Whatever. Even if it's E6 colour stock, the stuff's junk. The reloadable (?) cassettes might be worth keeping though.
  15. @rodeo_joe|1

    You're right ; it is loaded from bulk (for lack of better words I used " hand rolled" ) into anonymous (actually is a Kodak Gold cassette) cassetes. I know it is a positive slide 100 film because someone wrote on top of de cassete. Never heard of film wraped in rizla paper, it's usually other stuff. Isn't any film cassete reloadable though?

    For now I'm gonna hold off on shooting it, probably will open it up some other time just to see how the film base looks.
  16. Apparently it takes about 50 years for acetate base to break down at room temperature and average humidity. Badly stored colour film that old is going to be useless, and B&W positive needs special processing that no lab is going to do at an economical cost.

    Open a cassette to see how 'wrinkly' the film has got out of curiosity, by all means, but I really wouldn't waste time putting it through a camera and trying to process it.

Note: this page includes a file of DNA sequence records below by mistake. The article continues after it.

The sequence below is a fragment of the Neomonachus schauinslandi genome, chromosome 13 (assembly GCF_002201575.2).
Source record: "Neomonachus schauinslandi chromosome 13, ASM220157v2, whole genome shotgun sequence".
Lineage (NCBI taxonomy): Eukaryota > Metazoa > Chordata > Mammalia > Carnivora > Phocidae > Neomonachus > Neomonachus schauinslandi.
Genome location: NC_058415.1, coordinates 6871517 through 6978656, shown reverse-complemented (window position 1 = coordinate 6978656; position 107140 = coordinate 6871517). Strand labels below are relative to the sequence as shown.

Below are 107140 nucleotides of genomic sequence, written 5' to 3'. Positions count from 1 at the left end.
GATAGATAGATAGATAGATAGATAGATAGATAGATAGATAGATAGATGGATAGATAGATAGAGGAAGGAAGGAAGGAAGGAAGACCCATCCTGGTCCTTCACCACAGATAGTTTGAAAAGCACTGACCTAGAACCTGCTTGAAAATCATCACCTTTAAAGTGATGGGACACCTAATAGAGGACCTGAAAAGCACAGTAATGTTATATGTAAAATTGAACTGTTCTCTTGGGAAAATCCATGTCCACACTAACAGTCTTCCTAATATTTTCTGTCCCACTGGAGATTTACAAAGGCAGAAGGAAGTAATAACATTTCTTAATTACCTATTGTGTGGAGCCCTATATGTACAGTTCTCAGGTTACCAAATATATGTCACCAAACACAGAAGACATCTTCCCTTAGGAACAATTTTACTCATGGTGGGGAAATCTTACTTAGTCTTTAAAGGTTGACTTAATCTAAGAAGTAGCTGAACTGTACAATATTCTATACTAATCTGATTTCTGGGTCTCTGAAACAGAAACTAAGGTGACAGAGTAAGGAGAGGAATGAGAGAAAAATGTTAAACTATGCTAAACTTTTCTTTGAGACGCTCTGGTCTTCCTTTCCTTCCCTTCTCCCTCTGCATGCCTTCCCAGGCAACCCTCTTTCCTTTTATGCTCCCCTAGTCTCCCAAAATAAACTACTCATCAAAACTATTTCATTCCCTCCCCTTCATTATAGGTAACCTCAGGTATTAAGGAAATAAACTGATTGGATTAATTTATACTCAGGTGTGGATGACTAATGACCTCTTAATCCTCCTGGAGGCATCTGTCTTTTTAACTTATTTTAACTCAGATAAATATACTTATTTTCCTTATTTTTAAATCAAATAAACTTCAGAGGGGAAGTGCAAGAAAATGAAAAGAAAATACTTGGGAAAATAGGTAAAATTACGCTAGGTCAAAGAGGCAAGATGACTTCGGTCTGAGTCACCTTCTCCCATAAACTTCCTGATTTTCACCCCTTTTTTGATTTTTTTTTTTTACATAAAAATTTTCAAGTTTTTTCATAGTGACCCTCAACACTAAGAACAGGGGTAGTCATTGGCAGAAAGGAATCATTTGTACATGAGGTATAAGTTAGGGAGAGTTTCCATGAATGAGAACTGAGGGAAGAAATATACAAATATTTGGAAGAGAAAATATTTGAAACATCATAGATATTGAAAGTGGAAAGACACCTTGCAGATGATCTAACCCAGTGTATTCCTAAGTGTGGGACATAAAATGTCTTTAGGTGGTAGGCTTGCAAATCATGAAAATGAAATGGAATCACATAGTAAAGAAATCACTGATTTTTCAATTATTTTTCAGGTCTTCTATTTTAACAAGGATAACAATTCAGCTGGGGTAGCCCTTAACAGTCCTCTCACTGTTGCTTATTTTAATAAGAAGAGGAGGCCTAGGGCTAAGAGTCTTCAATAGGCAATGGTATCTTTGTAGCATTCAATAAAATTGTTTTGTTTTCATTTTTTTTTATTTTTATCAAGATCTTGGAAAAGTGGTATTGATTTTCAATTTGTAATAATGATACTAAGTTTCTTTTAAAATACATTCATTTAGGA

What colour is the leader of the film BTW? If it's neutral grey or slightly greenish, then it's black & white film. If it's yellow/orange then it's colour film. But unless you can find the tin of bulk film, or the cassette-loader, then knowing what process it needs is pure guesswork.

    "Isn't any film cassete reloadable though?"

    - Cassettes made in the last 25 years or so usually have glued-on end cheeks. Opening them means practically destroying the cassette.

    50' and 100' reels of bulk film are practically unobtainable, or at least unaffordable, these days.
    Last edited: Feb 28, 2018
  17. Interesting.

    I used to participate in a Super 8 forum. I was there because I was interested in shooting it, but the bulk of the participants were collectors. What did they collect ? Well, before VHS, DVD, and now BluRay, feature films were packaged and sold on Super 8 for home viewing. These could be full features on multiple reels but often times just digests of selected scenes. Some prints sell for thousands of dollars.